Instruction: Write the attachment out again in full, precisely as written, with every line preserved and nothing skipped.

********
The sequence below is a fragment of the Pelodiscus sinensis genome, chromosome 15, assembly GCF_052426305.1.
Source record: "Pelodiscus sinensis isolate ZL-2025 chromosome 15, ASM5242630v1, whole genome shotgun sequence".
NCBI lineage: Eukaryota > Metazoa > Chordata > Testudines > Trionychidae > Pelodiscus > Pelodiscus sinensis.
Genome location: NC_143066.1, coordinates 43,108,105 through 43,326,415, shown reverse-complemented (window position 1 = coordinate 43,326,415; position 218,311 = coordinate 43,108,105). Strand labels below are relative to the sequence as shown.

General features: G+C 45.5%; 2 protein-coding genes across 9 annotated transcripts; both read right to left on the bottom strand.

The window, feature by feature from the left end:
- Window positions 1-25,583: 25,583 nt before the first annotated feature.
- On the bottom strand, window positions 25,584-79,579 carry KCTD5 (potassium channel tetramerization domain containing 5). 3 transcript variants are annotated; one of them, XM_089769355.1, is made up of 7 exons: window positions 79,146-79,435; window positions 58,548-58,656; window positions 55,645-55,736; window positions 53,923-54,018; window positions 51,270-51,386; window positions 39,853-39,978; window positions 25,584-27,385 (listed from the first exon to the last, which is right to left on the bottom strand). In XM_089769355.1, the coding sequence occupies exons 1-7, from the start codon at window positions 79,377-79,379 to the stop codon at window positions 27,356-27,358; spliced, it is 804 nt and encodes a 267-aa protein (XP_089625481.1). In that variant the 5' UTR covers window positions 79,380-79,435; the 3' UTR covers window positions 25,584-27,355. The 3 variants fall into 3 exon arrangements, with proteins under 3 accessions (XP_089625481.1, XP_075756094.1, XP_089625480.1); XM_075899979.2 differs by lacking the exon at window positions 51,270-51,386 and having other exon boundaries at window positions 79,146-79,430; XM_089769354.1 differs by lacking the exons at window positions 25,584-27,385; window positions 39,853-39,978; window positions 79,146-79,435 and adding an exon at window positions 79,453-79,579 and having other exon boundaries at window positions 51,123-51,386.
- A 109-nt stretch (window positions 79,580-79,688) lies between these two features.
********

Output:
The sequence below is a fragment of the Pelodiscus sinensis genome, chromosome 15, assembly GCF_052426305.1.
Source record: "Pelodiscus sinensis isolate ZL-2025 chromosome 15, ASM5242630v1, whole genome shotgun sequence".
NCBI lineage: Eukaryota > Metazoa > Chordata > Testudines > Trionychidae > Pelodiscus > Pelodiscus sinensis.
Genome location: NC_143066.1, coordinates 43,108,105 through 43,326,415, shown reverse-complemented (window position 1 = coordinate 43,326,415; position 218,311 = coordinate 43,108,105). Strand labels below are relative to the sequence as shown.

General features: G+C 45.5%; 2 protein-coding genes across 9 annotated transcripts; both read right to left on the bottom strand.

The window, feature by feature from the left end:
- Window positions 1-25,583: 25,583 nt before the first annotated feature.
- On the bottom strand, window positions 25,584-79,579 carry KCTD5 (potassium channel tetramerization domain containing 5). 3 transcript variants are annotated; one of them, XM_089769355.1, is made up of 7 exons: window positions 79,146-79,435; window positions 58,548-58,656; window positions 55,645-55,736; window positions 53,923-54,018; window positions 51,270-51,386; window positions 39,853-39,978; window positions 25,584-27,385 (listed from the first exon to the last, which is right to left on the bottom strand). In XM_089769355.1, the coding sequence occupies exons 1-7, from the start codon at window positions 79,377-79,379 to the stop codon at window positions 27,356-27,358; spliced, it is 804 nt and encodes a 267-aa protein (XP_089625481.1). In that variant the 5' UTR covers window positions 79,380-79,435; the 3' UTR covers window positions 25,584-27,355. The 3 variants fall into 3 exon arrangements, with proteins under 3 accessions (XP_089625481.1, XP_075756094.1, XP_089625480.1); XM_075899979.2 differs by lacking the exon at window positions 51,270-51,386 and having other exon boundaries at window positions 79,146-79,430; XM_089769354.1 differs by lacking the exons at window positions 25,584-27,385; window positions 39,853-39,978; window positions 79,146-79,435 and adding an exon at window positions 79,453-79,579 and having other exon boundaries at window positions 51,123-51,386.
- A 109-nt stretch (window positions 79,580-79,688) lies between these two features.